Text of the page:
Thursday, August 6, 2009

Know when to fish, know when to cut bait

Justin Barrett, the Boston police officer who was fired for calling Harvard professor Henry Louis Gates Jr. a “banana-eating jungle monkey,” has filed a lawsuit against the Boston police department, police commissioner, and mayor. Defending himself on Larry King Live last week, Barrett said that he is not a racist:

I would like to take this opportunity to offer fellow police officers, soldiers and citizens my sincerest apology over the controversial e-mail I authored. I am not a racist. I did not intend any racial bigotry, harm or prejudice in my words. I sincerely apologize that these words have been received as such. I truly apologize to all.

Let me put this as simply as possible – when you send an e-mail calling an African American a “jungle monkey” not once, not twice, but four different times, whether you are or are not a racist is irrelevant. All that matters is that everyone is going to perceive you as a racist.

In employment cases, perception is 90% of the battle. For example, let’s suppose the “jungle monkey” to whom Mr. Barrett referred was not Professor Gates, but was a subordinate Mr. Barrett had recently terminated. It’s possible he could convince a jury that racial animus did not motivate his decision, although highly unlikely. If your explanation as to why an employee was fired cannot pass the smell test, the case is one that should be quickly settled instead of expensively litigated.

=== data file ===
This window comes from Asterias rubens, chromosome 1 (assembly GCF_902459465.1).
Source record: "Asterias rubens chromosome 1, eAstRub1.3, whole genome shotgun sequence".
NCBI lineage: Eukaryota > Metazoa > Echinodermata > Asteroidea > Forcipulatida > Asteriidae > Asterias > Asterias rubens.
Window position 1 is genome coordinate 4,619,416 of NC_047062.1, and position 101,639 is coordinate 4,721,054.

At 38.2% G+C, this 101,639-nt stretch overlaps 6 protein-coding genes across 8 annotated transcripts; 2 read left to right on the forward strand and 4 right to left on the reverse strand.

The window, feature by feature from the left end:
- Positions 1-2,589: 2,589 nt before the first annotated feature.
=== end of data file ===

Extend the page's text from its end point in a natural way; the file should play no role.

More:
[Hat tip: Overlawyered]

Presented by Kohrman Jackson & Krantz, with offices in Cleveland and Columbus.

For more information, contact Jon Hyman, a partner in our Labor & Employment group, at (216) 736-7226 or

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